Wisconsin Governor Scott Walker holds a news conference at the state Capitol in Madison, February 25, 2011.
In an exclusive interview with the Christian Broadcasting Network, Gov. Scott Walker (R) said his upcoming recall election is all part of God's plan for him. REUTERS

Opponents of Wisconsin Gov. Scott Walker, R-Wis., who received national attention earlier this year over his ultimately successful bid to strip public workers of nearly all of their collective bargaining rights, launched a petition drive early Tuesday morning in an effort to collect 540,000 signatures and force a state recall election.

The recall effort, organized by the Wisconsin Democratic Party as well as multiple grassroots organizations, aims to gather about 9,000 signatures a day to meet its goal, according to The Associated Press. The source reports more than 100 events associated with the petition drive were planned across Wisconsin for Tuesday.

On its Web site, United Wisconsin, a non-partisan grassroots organization dedicated to recalling Walker and Lt. Gov. Rebecca Kleefisch, said Walker ran for governor with a moderate platform that did not indicate he would pursuing the far-right policies Wisconsin has seen since his election.

There was nothing in his campaign about outlawing collective bargaining and destroying unions; nothing about privatizing all state services; nothing about giving huge tax breaks to corporations while cutting funding on virtually every state program Wisconsinites have come to depend on, the Web site states.

540,000 Signatures Needed

If critics of Walker manage to gather 540,000 signatures, a recall election can be called six weeks after the Wisconsin Government Accountability Board verifies their authenticity.

Kathleen Falk, a former country Dane County executive, as well as Mahlon Mitchell, the president of the Wisconsin Professional Firefighters union, reportedly delivered a signed filing required in the recall process to the state elections office on Tuesday morning. Both Falk and Mitchell told the AP they may consider challenging Walker on the Democratic ticket.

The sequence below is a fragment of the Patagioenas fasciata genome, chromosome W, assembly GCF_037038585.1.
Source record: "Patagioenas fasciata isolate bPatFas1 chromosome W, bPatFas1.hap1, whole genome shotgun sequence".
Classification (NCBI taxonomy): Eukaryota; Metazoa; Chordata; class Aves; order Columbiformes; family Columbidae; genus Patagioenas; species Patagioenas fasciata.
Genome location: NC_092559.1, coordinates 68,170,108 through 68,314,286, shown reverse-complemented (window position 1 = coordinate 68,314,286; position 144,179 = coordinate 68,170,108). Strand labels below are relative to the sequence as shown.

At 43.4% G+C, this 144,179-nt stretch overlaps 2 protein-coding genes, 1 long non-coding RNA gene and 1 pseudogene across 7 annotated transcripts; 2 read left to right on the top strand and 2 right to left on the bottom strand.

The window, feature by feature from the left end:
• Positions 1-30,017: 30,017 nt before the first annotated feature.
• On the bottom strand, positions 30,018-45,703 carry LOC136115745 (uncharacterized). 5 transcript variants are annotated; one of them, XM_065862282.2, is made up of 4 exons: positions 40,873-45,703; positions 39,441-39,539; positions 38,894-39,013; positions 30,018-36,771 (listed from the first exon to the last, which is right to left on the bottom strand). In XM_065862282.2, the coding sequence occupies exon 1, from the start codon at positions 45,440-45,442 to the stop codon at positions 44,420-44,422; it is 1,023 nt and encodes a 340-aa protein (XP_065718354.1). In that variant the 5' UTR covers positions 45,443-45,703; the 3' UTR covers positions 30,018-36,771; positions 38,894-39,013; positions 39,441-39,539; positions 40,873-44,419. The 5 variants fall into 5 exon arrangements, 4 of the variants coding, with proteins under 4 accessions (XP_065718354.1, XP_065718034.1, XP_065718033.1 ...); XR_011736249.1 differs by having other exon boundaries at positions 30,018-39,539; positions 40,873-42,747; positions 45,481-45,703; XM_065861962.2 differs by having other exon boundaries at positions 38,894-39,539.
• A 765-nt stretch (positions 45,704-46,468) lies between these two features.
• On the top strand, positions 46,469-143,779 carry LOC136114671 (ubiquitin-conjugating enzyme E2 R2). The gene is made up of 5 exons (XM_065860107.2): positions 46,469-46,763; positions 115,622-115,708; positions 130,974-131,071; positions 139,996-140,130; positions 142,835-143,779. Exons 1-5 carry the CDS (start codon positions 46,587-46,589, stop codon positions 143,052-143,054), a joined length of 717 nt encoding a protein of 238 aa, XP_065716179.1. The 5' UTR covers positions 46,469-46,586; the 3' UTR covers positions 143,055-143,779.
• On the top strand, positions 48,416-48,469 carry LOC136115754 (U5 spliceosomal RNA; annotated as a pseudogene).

NPR reports organizers have already recruited 8,000 people to circulate petitions in an effort to collect the required signatures.

You're going to see them everywhere, Mike Tate, the Wisconsin Democratic Party Chairman, told the source.You'll have people outside the parking lots of shopping malls over the holiday season. There will be people at the deer-cleaning stands during deer hunting.

In a press conference on Monday, Walker said he would not let the recall effort distract him from his pledge to create 250,000 jobs before the end of his four-year term. According to multiple reports, television ads in favor of Scott featuring the text Recall: No have already begun to air across the state, aside from Milwaukee.

Whether Walker's critics will be successful is hard to say. Although a July poll from the University of Wisconsin's Survey Center found that 59 percent of residents disapproved of Walker's job performance, an August poll -- the most recent available -- from Public Policy Polling found that half of Wisconsin residents favored removing Walker from office, compared to 47 percent who said they would be against it.

Still, Walker has history on his side. Only two governors have ever been recalled from office in U.S. history -- North Dakota's Gov. Lynn Frazier in 1921, and California's Gov. Gray Davis in 2003.

Walker is not the only elected official who may get the boot early. Papers have also been filed to recall Republican State Sens. Pam Galloway, Terry Moulton and Van Wanggaard, as well as Senate Majority Leader Scott Fitzgerald.